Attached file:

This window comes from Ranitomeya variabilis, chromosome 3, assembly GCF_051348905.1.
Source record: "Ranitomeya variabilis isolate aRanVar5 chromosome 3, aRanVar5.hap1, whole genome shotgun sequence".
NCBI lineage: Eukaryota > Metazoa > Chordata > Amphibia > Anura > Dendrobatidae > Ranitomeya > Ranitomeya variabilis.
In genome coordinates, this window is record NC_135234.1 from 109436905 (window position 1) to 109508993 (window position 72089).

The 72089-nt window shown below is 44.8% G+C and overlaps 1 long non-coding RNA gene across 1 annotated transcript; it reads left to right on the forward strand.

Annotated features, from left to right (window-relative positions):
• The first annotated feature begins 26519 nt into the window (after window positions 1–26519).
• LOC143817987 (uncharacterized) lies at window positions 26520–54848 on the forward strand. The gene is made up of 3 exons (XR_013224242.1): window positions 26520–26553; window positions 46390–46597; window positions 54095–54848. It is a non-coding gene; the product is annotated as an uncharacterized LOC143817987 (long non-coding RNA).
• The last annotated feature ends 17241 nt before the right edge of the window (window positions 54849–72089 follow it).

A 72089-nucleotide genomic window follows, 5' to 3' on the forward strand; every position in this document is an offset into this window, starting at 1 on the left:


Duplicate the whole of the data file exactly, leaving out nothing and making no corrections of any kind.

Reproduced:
This window comes from Ranitomeya variabilis, chromosome 3, assembly GCF_051348905.1.
Source record: "Ranitomeya variabilis isolate aRanVar5 chromosome 3, aRanVar5.hap1, whole genome shotgun sequence".
NCBI lineage: Eukaryota > Metazoa > Chordata > Amphibia > Anura > Dendrobatidae > Ranitomeya > Ranitomeya variabilis.
In genome coordinates, this window is record NC_135234.1 from 109436905 (window position 1) to 109508993 (window position 72089).

The 72089-nt window shown below is 44.8% G+C and overlaps 1 long non-coding RNA gene across 1 annotated transcript; it reads left to right on the forward strand.

Annotated features, from left to right (window-relative positions):
• The first annotated feature begins 26519 nt into the window (after window positions 1–26519).
• LOC143817987 (uncharacterized) lies at window positions 26520–54848 on the forward strand. The gene is made up of 3 exons (XR_013224242.1): window positions 26520–26553; window positions 46390–46597; window positions 54095–54848. It is a non-coding gene; the product is annotated as an uncharacterized LOC143817987 (long non-coding RNA).
• The last annotated feature ends 17241 nt before the right edge of the window (window positions 54849–72089 follow it).

A 72089-nucleotide genomic window follows, 5' to 3' on the forward strand; every position in this document is an offset into this window, starting at 1 on the left: